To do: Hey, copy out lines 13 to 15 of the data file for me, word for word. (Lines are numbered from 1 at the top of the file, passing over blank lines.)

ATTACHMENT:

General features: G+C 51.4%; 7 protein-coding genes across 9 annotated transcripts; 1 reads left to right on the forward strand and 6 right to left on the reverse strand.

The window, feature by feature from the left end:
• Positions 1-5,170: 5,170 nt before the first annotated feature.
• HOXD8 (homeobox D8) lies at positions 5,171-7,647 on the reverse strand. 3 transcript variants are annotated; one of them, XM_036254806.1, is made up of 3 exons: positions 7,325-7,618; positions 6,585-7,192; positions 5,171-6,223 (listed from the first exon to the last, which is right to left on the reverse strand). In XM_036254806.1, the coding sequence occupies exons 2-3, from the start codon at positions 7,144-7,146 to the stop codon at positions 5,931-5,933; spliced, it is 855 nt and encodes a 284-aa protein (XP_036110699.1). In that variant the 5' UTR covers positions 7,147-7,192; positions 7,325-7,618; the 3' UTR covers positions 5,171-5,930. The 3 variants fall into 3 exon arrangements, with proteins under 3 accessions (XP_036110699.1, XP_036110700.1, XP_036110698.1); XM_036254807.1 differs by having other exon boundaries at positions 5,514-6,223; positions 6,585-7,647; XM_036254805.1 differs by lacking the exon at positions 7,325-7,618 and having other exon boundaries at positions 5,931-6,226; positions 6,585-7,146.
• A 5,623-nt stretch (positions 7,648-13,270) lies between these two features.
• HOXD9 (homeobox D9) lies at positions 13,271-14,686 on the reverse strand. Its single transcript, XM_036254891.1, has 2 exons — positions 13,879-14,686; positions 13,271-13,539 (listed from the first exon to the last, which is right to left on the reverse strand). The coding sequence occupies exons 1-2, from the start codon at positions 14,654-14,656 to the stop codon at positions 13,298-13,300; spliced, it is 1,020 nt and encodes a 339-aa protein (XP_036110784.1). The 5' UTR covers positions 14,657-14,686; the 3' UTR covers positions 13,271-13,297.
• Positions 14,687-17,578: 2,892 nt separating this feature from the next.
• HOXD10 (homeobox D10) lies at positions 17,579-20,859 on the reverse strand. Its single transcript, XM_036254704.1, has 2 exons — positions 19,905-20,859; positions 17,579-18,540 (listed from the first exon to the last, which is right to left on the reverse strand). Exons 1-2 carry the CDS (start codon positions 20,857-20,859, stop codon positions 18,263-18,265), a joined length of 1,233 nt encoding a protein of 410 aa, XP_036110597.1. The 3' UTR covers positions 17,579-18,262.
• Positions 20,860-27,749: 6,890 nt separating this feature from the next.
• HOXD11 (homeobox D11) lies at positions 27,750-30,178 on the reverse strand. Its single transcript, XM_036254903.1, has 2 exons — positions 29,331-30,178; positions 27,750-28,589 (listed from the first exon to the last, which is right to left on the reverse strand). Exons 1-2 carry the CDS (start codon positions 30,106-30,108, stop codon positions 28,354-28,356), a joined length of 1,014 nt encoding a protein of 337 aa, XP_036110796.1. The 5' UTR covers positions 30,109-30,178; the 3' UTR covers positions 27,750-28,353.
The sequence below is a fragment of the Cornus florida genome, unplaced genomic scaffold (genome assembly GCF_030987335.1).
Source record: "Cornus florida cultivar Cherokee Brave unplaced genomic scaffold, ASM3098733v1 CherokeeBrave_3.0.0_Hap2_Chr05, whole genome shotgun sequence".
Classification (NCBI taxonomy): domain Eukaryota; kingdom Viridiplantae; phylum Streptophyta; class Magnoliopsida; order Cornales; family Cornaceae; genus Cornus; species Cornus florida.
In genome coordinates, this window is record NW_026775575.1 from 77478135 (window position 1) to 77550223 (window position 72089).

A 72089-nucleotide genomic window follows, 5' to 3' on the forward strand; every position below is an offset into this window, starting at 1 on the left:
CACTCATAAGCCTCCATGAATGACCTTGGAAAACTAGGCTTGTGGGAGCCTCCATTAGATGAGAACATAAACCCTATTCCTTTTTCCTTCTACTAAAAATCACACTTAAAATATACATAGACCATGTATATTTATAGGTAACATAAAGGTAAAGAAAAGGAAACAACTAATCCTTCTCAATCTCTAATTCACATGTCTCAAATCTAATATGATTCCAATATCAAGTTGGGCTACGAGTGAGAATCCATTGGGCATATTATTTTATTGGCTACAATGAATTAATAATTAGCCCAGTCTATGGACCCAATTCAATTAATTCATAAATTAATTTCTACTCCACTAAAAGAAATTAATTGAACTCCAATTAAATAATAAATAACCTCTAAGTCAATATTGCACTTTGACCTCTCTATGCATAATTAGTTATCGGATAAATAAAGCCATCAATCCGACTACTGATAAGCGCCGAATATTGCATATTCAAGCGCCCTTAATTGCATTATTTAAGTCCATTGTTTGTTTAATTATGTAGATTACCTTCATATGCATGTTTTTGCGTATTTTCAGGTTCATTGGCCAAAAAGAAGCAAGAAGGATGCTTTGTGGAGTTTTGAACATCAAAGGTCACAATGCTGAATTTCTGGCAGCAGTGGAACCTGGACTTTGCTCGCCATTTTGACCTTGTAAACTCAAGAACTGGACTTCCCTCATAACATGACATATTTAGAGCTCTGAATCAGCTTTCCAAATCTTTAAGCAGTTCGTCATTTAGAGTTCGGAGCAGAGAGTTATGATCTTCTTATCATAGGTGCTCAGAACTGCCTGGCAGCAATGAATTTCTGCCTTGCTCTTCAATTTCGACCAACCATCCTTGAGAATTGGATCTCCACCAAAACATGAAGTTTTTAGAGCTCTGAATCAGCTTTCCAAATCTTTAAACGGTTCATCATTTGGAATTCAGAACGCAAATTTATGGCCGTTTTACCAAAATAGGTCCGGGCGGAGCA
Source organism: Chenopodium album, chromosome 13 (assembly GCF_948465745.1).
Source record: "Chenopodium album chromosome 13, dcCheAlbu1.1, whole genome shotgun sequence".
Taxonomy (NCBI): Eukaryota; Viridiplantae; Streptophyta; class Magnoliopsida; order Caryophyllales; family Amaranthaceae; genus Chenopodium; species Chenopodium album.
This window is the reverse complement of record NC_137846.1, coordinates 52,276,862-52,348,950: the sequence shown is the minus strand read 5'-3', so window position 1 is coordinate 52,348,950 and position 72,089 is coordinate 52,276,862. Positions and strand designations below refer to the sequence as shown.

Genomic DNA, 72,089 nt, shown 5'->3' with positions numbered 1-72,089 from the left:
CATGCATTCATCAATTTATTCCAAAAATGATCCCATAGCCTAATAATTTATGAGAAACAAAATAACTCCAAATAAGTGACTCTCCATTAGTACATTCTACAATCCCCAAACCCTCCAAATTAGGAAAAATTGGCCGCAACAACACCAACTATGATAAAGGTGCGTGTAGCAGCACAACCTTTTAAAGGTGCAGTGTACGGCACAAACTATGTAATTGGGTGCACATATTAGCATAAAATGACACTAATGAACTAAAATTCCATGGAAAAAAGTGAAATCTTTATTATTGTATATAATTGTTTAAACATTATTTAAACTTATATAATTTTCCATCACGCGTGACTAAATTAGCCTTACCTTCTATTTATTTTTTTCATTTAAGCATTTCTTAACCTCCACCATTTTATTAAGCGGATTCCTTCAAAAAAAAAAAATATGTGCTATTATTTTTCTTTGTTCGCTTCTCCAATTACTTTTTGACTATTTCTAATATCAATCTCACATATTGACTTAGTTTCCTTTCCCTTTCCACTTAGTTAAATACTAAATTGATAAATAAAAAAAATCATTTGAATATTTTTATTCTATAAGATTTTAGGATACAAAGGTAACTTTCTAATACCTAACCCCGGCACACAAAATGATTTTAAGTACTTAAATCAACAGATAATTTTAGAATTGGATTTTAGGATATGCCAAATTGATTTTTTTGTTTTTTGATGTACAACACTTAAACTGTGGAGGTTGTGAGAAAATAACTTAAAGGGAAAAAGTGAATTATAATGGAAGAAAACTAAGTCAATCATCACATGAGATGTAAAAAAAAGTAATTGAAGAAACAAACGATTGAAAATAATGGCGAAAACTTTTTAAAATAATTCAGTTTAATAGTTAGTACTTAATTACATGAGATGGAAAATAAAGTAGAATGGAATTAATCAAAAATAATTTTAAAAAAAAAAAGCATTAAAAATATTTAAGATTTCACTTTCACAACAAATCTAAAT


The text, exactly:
Classification (NCBI taxonomy): domain Eukaryota; kingdom Viridiplantae; phylum Streptophyta; class Magnoliopsida; order Cornales; family Cornaceae; genus Cornus; species Cornus florida.
In genome coordinates, this window is record NW_026775575.1 from 77478135 (window position 1) to 77550223 (window position 72089).

A 72089-nucleotide genomic window follows, 5' to 3' on the forward strand; every position below is an offset into this window, starting at 1 on the left: